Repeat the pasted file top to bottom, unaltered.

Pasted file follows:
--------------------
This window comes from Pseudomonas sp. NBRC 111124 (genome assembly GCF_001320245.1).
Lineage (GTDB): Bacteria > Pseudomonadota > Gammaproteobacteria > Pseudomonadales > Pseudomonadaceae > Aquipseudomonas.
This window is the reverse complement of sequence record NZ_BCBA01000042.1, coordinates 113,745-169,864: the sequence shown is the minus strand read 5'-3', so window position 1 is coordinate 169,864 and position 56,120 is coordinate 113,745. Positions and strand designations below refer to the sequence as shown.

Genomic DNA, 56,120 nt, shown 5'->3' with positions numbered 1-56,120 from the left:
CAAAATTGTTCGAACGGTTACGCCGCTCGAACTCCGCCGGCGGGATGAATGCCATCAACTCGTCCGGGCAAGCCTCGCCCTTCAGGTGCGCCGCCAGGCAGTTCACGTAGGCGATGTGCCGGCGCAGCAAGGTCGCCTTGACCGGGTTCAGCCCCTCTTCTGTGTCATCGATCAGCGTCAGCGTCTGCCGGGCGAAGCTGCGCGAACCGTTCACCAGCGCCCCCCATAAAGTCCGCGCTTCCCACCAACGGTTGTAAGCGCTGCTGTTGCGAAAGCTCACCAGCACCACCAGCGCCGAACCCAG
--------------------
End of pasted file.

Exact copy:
This window comes from Pseudomonas sp. NBRC 111124 (genome assembly GCF_001320245.1).
Lineage (GTDB): Bacteria > Pseudomonadota > Gammaproteobacteria > Pseudomonadales > Pseudomonadaceae > Aquipseudomonas.
This window is the reverse complement of sequence record NZ_BCBA01000042.1, coordinates 113,745-169,864: the sequence shown is the minus strand read 5'-3', so window position 1 is coordinate 169,864 and position 56,120 is coordinate 113,745. Positions and strand designations below refer to the sequence as shown.

Genomic DNA, 56,120 nt, shown 5'->3' with positions numbered 1-56,120 from the left:
CAAAATTGTTCGAACGGTTACGCCGCTCGAACTCCGCCGGCGGGATGAATGCCATCAACTCGTCCGGGCAAGCCTCGCCCTTCAGGTGCGCCGCCAGGCAGTTCACGTAGGCGATGTGCCGGCGCAGCAAGGTCGCCTTGACCGGGTTCAGCCCCTCTTCTGTGTCATCGATCAGCGTCAGCGTCTGCCGGGCGAAGCTGCGCGAACCGTTCACCAGCGCCCCCCATAAAGTCCGCGCTTCCCACCAACGGTTGTAAGCGCTGCTGTTGCGAAAGCTCACCAGCACCACCAGCGCCGAACCCAG